Summary and book reviews of The Lake of Dead Languages by Carol Goodman

The Lake of Dead Languages

By Carol Goodman

The Lake of Dead Languages
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  • Hardcover: Jan 2002,
    390 pages.
    Paperback: Jan 2003,
    413 pages.

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Book Summary

In the evocative tradition of Donna Tartt's first novel, The Secret History, comes this accomplished debut of youthful innocence drowned by dark sins. Twenty years ago, Jane Hudson left the Heart Lake School for Girls in the Adirondacks after a terrible tragedy. Now she has returned to the placid, isolated shores of the lakeside school as a Latin teacher, recently separated and hoping to make a fresh start with her young daughter. But ominous messages from the past dredge up forgotten memories that will become a living nightmare.

Since freshmen year, Jane and her two roommates, Lucy Toller and Deirdre Hall, were inseparable--studying the classics, performing school girl rituals on the lake, and sneaking out after curfew to meet Lucy's charismatic brother Matt. However, the last winter before graduation, everything changed. For in that sheltered, ice-encrusted wonderland, three lives were taken, all victims of senseless suicide. Only Jane was left to carry the burden of a mystery that has stayed hidden for more than two decades in the dark depths of Heart Lake.

Now pages from Jane's missing journal, written during that tragic time, have reappeared, revealing shocking, long-buried secrets. And suddenly, young, troubled girls are beginning to die again . . . as piece by piece the shattering truth slowly floats to the surface.

At once compelling, sensuous, and intelligent, The Lake of Dead Languages is an eloquent thriller, an intricate balance of suspense and fine storytelling that proves Carol Goodman is a rare new talent with a brilliant future.

Excerpt
The Lake Of Dead Languages

I have been told to make the Latin curriculum relevant to the lives of my students. I am finding, though, that my advanced girls at Heart Lake like Latin precisely because it has no relevance to their lives. They like nothing better than a new, difficult declension to memorize. They write the noun endings on their palms in blue ballpoint ink and chant the declensions, "Puella, puellae, puellae, puellam, puella . . ." like novices counting their rosaries.

When it comes time for a test they line up at the washroom to scrub down. I lean against the cool tile wall watching them as the washbasins fill with pale blue foam and the archaic words run down the drains. When they offer to show me the undersides of their wrists for traces of letters I am unsure if I should look. If I look, am I showing that I don't trust them? If I don't look, will they think I am naive? When they put their upturned hands in mine--so light-boned and delicate--it is as if a ...

Please be aware that this discussion guide may contain spoilers!
  1. Given the trauma she endured there, why does Jane return to the Heart Lake School for Girls? Do you judge her options to be as limited as she does? Are there other factors at work in her decision?

  2. Jane acknowledges: "I had thought it was all right to marry someone I didn't love, but what I hadn't counted on was how it felt to share someone I loved with someone I didn't." Discuss the nature of Jane and Mitch's marriage and the impact Olivia's birth had on it.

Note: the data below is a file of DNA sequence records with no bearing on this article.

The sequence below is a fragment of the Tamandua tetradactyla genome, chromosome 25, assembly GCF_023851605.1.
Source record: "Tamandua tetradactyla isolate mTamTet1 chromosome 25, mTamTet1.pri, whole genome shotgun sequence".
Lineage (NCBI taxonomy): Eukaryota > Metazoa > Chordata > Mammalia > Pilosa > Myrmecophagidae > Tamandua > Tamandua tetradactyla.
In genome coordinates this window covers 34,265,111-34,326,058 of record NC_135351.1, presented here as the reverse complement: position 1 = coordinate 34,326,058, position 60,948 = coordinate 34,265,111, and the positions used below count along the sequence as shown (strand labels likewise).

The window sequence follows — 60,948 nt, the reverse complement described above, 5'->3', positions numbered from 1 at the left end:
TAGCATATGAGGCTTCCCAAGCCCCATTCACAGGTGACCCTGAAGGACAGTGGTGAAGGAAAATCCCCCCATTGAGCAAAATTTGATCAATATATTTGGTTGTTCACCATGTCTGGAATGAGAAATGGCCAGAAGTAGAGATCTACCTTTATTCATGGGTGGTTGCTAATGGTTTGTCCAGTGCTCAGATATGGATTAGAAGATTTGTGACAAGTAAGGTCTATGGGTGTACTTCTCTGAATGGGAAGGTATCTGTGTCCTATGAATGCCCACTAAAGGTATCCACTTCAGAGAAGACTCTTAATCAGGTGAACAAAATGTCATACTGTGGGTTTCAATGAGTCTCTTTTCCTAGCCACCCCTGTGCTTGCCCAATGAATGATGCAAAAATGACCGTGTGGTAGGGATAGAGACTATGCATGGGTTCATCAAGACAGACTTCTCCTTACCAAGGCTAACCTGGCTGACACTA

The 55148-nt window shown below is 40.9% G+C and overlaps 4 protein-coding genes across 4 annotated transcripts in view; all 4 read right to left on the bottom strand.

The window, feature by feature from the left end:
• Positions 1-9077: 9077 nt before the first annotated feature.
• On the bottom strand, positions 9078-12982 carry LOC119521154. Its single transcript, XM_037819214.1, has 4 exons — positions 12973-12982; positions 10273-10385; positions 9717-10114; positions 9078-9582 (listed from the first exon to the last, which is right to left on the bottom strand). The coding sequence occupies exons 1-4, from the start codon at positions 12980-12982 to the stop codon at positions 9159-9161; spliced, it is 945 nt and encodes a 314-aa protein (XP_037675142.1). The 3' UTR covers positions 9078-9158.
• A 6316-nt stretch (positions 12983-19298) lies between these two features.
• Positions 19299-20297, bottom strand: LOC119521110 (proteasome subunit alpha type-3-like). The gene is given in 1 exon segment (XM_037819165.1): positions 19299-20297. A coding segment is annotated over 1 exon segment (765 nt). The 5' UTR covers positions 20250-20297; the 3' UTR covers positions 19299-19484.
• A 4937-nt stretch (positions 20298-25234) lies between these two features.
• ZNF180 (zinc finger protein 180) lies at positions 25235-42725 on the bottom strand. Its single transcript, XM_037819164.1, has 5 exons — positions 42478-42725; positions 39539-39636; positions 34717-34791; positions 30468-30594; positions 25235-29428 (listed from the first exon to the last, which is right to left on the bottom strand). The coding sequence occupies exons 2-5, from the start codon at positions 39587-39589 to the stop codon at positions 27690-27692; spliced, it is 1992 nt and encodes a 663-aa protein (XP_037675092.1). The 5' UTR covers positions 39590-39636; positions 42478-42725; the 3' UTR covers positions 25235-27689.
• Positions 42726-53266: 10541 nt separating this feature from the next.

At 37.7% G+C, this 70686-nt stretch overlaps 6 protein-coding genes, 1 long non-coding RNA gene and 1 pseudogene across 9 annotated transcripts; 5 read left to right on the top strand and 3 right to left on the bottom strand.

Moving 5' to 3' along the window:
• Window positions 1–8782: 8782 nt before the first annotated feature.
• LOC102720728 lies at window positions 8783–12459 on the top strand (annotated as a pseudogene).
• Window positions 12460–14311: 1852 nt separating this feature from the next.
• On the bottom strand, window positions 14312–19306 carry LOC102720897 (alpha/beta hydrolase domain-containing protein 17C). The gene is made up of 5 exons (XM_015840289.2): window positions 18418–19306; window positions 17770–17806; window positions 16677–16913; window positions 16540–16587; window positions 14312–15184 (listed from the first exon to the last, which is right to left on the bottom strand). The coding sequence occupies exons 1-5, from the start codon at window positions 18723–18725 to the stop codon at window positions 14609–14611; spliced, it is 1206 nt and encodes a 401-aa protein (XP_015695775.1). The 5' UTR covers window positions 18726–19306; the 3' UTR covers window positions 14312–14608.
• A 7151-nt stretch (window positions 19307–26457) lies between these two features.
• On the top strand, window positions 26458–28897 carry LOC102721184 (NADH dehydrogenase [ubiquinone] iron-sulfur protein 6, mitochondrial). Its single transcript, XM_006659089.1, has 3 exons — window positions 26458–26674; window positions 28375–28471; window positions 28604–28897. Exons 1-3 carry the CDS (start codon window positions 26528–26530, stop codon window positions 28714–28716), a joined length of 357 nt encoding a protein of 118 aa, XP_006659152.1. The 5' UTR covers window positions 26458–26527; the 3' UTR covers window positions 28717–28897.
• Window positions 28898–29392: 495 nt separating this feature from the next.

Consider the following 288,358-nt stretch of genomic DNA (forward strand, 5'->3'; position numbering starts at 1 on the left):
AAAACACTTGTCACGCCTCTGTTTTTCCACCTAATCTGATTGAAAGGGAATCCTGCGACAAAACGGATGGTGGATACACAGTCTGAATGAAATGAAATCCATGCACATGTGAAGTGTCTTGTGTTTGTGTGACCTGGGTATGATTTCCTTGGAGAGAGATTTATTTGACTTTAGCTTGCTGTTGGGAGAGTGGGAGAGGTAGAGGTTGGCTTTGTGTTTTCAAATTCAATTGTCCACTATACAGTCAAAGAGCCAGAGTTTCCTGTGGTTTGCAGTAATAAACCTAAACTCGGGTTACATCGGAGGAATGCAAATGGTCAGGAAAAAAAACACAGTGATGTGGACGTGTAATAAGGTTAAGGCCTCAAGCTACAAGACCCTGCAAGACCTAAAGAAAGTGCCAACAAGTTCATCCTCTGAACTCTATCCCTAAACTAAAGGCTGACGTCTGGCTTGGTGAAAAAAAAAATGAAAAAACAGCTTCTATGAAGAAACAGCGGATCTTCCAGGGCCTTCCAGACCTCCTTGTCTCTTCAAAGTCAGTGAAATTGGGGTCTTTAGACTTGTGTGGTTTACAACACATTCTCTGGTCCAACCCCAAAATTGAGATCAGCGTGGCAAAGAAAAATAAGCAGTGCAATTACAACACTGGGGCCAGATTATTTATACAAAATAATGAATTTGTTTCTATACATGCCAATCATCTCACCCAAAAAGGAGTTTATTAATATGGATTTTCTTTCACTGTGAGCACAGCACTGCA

3. How does motherhood change Jane's life?

  4. Discuss Jane's socioeconomic background and its impact on her. Would you agree or disagree that class mobility in the United States takes a toll that is not always acknowledged or discussed?

  5. How does Jane's image of ...
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Reviews

Media Reviews
Kirkus Reviews

Trash, despite the highfalutin Latin and classic references-and not very sexy trash at that.

Publishers Weekly

Goodman debuts strongly with this intricately plotted and captivating tale of buried secrets.

Booklist - Brad Hooper

This ultimately pleasing debut novel suffers from some plot clumsiness, including a reliance on coincidence and a few situational implausibilities. These drawbacks are forgiven and forgotten as the story builds into a thrilling, diverting read.

Library Journal - Karen Traynor

Writing teacher Goodman has crafted a page-turner of a mystery that will keep readers enthralled to the end. Recommended for public libraries with followings for authors like Martha Grimes.

Reader Reviews
New York Times

A Slice Of Wonder
This book was fantastically gripping and suspenseful, with a manner much like Donna Tartt's "Secret History". This book, however, is still truly unique, and it is a puzzlement how it is not more then the next Twilight, it should be the next...   Read More

Daria Summers

Enticing, Captivating
Though some of the plots are a bit extreme, the editing of each scene can be realistic enough. Not to mention that every page leaves you curious, wondering, and sometimes a little bewildered with the "goings-on" as the story reveals it's twists and ...   Read More

Oroboros

good premis, clumsy execution
I did enjoy reading this book. I liked the metaphor of the lake water sinking then freezing, but as with Carol Goodman's other books (Mainly the Seduction of Water), I felt that she doesn't give her reader enough credit. She no sooner hints at a ...   Read More

liz

Trash with glimmers of hope
The book left me confused. Ususally I will like a book or dislike a book after reading it. I think it swerved from harlequine romance to decent thriller as often as every other paragraph. It became overwrought at the end and the brutality of the ...   Read More

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